"How strange! I am happier than I have ever been in my life before; I didn't know that there was such happiness!" A door seemed to open, showing a way out of her trouble, a way which led to a vision of subtle sweetness-her life through the future with this passion hidden like a treasure in her heart, no one to know it, no one to suspect its existence. "As I am to be nothing to him, as I wish to be nothing to him, I shall not care whom he loves; that is nothing to me." Upon this basis she would arrange her life.

But it is not so easy to arrange life. Almost immediately she began to suffer, a species of suffering, too, to which she was unused: trifles annoyed her like innumerable stings-she was not able to preserve her calm; as regarded anything important, she could have been herself, or so she imagined; but little things irritated her, and the days were full of little things. She rebelled against this nervousness, but she could not subdue it; and gradually the beautiful vision of her life, as she had imagined it, faded away miserably in a cloud of petty exasperations and despair. After wretched hours, unable to endure her humiliation longer, she resolved to conquer herself at any cost, to set herself free; she could not go away, because she would not leave Cicely; there was still her brother's child; but here, on the spot, she would overcome this feeling that had taken possession of her and changed her so that she did not know herself. "I will!" she said. It was a vow; her will was the strongest force of her being.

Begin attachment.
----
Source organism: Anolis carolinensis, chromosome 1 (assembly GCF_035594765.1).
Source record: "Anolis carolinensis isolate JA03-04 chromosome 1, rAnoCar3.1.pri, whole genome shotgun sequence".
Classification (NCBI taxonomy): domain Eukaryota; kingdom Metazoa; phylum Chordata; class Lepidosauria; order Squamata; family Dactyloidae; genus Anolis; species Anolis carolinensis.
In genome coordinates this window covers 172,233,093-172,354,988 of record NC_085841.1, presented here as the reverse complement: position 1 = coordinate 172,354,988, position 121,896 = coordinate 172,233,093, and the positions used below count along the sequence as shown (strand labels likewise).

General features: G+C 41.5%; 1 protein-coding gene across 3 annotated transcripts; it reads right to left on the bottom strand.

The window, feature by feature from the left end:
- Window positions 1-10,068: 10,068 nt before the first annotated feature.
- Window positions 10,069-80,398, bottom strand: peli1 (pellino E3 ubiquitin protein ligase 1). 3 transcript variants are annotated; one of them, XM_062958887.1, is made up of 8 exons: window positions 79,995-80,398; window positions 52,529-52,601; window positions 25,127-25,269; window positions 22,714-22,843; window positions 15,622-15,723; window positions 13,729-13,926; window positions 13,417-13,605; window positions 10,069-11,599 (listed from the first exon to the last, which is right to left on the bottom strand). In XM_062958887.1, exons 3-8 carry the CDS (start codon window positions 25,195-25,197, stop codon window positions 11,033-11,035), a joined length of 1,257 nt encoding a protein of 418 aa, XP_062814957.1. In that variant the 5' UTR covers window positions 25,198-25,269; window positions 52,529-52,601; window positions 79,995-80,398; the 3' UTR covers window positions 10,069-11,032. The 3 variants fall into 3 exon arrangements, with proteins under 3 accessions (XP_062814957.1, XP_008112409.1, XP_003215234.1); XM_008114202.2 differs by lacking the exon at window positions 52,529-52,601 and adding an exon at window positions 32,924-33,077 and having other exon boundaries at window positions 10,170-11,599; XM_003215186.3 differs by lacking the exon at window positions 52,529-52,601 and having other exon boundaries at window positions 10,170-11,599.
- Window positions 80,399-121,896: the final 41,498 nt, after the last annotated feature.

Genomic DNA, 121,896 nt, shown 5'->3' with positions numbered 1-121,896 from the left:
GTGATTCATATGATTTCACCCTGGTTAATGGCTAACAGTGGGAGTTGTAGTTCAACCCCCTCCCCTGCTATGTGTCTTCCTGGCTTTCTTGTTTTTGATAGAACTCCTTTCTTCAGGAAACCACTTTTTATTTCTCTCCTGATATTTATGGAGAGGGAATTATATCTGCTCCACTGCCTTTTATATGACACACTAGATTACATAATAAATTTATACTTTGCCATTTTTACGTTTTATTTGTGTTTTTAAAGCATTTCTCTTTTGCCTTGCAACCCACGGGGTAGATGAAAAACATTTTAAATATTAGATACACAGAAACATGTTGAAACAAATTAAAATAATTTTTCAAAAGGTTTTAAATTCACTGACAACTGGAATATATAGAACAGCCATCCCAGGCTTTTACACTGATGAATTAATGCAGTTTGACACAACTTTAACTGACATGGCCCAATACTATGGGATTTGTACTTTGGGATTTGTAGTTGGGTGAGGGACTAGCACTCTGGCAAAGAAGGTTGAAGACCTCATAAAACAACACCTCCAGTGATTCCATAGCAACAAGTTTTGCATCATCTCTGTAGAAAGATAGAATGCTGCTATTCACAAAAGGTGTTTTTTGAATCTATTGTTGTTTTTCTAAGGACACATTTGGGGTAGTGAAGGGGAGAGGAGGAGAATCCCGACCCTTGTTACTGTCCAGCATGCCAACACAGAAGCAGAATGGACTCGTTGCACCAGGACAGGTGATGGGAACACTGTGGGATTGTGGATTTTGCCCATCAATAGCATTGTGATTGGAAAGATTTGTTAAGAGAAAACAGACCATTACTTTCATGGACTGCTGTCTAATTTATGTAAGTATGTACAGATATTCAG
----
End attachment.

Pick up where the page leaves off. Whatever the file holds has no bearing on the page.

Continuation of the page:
This very will blinded her, she was too sure of it. She was in earnest about wishing and intending to win in her great battle. But she forgot the details.

These are some of the details:

The one time of day when Paul was neither at the mine nor in his office was at sunset; twice she went through a chain of reasoning to prove to herself that she had a necessary errand at that hour at one of the stores; both times she met him. She had heard Paul say that he liked to see women sew; she was no needlewoman; but presently she began to embroider an apron for Jack (with very poor success). Paul was no reader; he looked through the newspapers once a day, and when it rained very hard in the evening, and there was nothing else to do, occasionally he took up his one book; for he had but one, at least so Hollis declared; at any rate he read but one; this one was Gibbon. The only edition of the great history in the little book-store of Port aux Pins was a miserably printed copy in paper covers. But a lady bought it in spite of its blurred type.

Finally this same lady went to church. It was on a Sunday afternoon, the second service; she came in late, and took a seat in the last pew. When had Eve Bruce been to church before? Paul went once in a while. And it was when she saw his head towering above the heads of the shorter people about him, as the congregation rose to repeat the creed-it was then suddenly that the veil was lifted and she saw the truth: this was what she had come for.